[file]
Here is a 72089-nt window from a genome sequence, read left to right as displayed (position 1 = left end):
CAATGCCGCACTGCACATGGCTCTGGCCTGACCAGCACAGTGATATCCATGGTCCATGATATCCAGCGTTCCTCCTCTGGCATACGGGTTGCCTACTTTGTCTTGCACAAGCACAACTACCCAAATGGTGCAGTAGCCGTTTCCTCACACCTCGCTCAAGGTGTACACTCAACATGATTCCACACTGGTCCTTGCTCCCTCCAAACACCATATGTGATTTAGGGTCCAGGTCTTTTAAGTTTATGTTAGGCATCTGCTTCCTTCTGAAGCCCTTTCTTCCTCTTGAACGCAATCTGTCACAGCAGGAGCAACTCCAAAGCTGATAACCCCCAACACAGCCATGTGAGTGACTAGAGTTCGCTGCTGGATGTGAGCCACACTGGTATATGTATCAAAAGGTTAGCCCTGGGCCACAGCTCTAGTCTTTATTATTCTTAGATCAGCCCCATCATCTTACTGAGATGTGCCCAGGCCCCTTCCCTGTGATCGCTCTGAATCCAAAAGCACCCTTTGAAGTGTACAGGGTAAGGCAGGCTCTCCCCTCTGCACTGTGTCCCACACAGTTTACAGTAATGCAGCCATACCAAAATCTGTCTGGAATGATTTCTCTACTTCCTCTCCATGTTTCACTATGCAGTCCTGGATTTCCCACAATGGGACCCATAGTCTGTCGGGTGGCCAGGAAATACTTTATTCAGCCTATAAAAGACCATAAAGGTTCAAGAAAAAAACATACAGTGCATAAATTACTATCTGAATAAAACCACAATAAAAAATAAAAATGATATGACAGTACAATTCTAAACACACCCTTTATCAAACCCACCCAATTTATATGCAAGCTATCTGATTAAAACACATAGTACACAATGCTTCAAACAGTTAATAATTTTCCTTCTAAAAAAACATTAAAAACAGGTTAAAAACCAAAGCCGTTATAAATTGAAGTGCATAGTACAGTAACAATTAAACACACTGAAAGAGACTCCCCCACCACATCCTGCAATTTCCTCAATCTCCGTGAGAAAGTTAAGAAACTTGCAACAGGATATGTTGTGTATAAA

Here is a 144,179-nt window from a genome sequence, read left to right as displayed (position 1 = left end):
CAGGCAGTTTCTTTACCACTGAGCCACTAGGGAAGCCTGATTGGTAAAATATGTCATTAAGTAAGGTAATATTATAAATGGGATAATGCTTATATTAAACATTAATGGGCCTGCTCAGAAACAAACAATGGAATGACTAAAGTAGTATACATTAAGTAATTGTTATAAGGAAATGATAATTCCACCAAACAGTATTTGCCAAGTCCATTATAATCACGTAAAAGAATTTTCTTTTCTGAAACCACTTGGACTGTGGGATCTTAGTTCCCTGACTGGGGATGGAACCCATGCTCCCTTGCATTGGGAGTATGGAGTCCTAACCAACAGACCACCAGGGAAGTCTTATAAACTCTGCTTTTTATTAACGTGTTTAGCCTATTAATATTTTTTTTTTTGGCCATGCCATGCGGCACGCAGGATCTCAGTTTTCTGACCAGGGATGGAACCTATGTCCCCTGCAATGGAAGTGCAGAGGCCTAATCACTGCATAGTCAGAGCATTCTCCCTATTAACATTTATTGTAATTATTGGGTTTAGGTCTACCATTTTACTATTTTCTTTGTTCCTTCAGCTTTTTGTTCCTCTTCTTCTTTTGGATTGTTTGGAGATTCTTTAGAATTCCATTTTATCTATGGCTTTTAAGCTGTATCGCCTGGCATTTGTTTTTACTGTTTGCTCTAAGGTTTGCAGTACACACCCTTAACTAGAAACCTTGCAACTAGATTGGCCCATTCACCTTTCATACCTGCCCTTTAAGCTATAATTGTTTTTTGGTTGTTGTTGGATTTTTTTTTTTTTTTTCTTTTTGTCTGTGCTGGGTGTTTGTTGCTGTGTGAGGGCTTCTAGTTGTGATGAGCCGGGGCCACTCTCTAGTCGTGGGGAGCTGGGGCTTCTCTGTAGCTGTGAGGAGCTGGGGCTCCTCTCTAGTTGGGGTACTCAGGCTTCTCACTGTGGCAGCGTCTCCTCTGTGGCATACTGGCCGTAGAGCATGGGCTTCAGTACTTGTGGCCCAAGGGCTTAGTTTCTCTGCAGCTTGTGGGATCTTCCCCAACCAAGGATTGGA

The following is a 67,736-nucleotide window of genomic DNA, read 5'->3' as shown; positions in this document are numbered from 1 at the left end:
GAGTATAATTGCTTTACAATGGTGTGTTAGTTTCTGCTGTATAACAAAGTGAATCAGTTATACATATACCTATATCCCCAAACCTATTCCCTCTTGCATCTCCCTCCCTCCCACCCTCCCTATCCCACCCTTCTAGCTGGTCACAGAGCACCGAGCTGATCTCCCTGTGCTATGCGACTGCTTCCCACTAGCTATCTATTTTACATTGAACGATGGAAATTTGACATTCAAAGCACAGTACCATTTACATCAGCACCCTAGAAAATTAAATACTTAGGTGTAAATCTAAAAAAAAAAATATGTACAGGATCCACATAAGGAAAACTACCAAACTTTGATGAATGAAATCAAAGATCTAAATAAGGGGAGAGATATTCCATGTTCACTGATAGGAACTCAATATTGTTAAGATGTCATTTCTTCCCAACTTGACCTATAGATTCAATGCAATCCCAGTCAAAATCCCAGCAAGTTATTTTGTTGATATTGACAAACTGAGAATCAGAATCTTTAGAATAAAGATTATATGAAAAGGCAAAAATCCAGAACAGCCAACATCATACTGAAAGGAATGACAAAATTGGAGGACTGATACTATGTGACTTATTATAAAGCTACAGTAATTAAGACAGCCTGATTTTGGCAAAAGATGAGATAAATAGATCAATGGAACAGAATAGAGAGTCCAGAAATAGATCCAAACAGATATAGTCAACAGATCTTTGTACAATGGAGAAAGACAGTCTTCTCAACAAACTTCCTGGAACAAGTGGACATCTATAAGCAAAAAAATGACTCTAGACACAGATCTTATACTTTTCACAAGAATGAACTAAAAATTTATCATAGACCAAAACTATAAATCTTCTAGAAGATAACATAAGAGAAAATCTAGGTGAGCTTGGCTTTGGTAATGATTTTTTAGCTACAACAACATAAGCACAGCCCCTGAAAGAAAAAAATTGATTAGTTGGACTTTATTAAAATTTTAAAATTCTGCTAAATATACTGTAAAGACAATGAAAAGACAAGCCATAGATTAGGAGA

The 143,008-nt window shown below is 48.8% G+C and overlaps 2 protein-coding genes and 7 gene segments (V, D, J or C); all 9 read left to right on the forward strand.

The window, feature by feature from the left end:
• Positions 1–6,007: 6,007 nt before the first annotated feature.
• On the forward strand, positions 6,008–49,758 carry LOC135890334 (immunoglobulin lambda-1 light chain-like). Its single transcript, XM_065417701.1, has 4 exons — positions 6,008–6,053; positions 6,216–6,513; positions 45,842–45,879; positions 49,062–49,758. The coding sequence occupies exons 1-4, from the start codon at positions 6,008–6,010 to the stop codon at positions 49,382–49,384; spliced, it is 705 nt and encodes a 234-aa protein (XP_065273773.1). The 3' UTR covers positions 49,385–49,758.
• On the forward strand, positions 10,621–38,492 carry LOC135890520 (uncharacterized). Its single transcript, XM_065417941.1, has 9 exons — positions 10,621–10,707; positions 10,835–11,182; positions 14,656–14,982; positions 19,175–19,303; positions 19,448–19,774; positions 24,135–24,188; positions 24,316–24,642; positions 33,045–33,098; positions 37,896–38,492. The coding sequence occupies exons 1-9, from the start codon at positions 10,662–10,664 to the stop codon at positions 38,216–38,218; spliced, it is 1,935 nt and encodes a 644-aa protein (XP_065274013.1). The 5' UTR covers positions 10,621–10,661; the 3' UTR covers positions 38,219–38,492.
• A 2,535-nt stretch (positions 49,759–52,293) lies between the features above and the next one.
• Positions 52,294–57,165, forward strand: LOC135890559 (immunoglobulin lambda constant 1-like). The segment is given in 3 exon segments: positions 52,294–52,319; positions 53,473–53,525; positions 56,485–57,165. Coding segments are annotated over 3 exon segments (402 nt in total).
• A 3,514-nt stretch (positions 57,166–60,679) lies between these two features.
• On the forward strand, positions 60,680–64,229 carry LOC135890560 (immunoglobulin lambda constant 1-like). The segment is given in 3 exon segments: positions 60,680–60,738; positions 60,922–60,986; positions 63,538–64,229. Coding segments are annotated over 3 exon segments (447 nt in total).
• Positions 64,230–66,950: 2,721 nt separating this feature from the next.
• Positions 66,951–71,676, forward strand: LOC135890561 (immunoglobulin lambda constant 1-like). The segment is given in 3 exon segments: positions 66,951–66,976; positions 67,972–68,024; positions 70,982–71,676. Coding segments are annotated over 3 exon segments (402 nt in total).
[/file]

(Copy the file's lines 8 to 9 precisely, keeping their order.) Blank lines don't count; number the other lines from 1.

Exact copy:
The window, feature by feature from the left end:
• Positions 1–6,007: 6,007 nt before the first annotated feature.